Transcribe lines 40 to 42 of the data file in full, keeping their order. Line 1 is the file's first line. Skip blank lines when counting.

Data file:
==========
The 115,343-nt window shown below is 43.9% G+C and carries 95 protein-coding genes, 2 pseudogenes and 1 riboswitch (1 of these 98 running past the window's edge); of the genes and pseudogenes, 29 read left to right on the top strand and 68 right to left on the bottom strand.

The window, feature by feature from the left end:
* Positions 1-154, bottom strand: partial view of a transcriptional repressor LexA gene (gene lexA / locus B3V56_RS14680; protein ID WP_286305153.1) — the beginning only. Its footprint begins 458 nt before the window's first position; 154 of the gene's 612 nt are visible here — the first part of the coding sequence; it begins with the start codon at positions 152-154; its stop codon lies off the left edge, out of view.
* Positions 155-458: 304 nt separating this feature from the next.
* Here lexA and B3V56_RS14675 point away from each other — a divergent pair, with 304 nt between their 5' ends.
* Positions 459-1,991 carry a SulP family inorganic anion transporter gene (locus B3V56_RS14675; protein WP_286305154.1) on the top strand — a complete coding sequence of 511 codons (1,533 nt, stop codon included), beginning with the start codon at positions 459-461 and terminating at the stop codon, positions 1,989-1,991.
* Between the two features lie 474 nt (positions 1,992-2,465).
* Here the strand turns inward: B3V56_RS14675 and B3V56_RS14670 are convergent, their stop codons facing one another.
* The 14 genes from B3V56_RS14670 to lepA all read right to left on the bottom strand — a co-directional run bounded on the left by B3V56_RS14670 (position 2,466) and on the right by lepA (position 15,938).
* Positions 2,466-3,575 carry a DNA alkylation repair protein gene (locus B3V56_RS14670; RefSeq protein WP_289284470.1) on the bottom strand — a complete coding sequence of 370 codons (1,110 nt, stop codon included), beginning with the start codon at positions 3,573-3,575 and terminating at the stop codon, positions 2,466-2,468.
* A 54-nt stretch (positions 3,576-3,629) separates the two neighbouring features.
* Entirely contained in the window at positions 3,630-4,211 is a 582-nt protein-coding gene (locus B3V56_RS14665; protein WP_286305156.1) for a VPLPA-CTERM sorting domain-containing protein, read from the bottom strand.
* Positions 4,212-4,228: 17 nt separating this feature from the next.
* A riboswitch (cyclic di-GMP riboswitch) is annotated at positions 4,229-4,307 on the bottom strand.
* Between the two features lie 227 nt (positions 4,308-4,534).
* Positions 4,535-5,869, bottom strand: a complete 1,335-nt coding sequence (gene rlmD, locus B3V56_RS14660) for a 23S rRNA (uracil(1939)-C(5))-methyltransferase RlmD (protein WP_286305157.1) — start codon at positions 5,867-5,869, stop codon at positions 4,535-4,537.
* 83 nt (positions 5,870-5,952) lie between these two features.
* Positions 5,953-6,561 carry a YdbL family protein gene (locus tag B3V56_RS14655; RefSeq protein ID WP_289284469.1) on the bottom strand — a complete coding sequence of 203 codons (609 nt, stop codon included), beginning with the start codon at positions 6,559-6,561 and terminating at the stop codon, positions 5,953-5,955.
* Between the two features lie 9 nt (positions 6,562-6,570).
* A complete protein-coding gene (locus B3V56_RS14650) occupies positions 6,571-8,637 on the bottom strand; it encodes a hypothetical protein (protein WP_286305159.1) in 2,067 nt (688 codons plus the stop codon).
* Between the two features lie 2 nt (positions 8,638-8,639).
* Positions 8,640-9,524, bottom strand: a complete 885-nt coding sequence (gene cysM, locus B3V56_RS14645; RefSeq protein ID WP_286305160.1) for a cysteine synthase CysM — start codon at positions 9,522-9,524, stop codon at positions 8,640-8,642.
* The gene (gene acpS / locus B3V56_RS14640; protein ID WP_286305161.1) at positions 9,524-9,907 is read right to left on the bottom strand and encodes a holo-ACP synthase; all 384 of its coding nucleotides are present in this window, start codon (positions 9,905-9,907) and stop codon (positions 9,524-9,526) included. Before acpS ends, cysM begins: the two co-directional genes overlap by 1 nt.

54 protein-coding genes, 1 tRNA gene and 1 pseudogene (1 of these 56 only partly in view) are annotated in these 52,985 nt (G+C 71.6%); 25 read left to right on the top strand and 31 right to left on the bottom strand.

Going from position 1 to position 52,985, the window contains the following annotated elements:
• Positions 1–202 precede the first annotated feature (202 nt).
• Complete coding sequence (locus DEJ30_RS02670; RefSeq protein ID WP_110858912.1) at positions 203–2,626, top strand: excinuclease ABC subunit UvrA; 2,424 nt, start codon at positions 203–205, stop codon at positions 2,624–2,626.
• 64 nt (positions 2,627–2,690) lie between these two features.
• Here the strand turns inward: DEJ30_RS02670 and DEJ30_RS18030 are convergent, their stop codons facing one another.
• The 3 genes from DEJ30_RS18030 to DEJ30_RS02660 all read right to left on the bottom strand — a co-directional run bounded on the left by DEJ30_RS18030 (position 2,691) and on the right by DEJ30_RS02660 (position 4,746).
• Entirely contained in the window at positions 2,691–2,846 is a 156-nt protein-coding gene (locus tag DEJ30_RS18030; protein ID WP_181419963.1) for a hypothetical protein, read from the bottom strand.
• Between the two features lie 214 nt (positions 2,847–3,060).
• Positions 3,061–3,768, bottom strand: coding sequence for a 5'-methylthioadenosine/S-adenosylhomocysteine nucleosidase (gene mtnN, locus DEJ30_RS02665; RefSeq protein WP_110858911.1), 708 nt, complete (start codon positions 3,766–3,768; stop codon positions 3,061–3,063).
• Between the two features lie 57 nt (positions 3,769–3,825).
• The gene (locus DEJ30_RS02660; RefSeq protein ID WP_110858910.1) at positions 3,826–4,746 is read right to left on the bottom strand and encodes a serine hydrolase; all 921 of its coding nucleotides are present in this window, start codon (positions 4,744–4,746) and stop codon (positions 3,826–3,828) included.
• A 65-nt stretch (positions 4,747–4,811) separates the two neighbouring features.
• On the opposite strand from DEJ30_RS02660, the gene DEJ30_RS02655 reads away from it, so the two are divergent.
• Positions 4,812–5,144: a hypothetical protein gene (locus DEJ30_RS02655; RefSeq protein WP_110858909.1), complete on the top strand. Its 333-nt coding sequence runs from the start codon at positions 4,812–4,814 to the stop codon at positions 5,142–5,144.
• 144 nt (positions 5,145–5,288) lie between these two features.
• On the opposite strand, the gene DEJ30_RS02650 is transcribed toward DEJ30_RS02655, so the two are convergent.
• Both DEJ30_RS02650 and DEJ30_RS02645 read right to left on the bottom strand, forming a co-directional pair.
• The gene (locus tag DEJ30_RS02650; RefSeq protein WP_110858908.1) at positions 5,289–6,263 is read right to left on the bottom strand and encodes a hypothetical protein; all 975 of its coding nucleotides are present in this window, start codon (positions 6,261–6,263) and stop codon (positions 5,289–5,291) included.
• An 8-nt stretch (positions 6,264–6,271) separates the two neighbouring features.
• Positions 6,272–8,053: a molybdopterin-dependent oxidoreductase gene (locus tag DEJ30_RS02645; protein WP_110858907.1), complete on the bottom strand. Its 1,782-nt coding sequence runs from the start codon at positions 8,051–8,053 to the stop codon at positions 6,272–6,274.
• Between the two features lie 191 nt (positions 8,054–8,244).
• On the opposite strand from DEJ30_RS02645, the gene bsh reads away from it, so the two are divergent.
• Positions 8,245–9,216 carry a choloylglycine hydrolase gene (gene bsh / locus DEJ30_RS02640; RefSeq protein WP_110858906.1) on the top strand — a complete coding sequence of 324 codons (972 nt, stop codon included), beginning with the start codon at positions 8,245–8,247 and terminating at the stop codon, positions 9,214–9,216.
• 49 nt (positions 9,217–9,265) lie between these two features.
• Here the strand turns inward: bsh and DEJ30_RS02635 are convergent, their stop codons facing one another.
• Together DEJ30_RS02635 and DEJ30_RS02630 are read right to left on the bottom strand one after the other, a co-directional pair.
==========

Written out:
• On the opposite strand, the gene DEJ30_RS02650 is transcribed toward DEJ30_RS02655, so the two are convergent.
• Both DEJ30_RS02650 and DEJ30_RS02645 read right to left on the bottom strand, forming a co-directional pair.
• The gene (locus tag DEJ30_RS02650; RefSeq protein WP_110858908.1) at positions 5,289–6,263 is read right to left on the bottom strand and encodes a hypothetical protein; all 975 of its coding nucleotides are present in this window, start codon (positions 6,261–6,263) and stop codon (positions 5,289–5,291) included.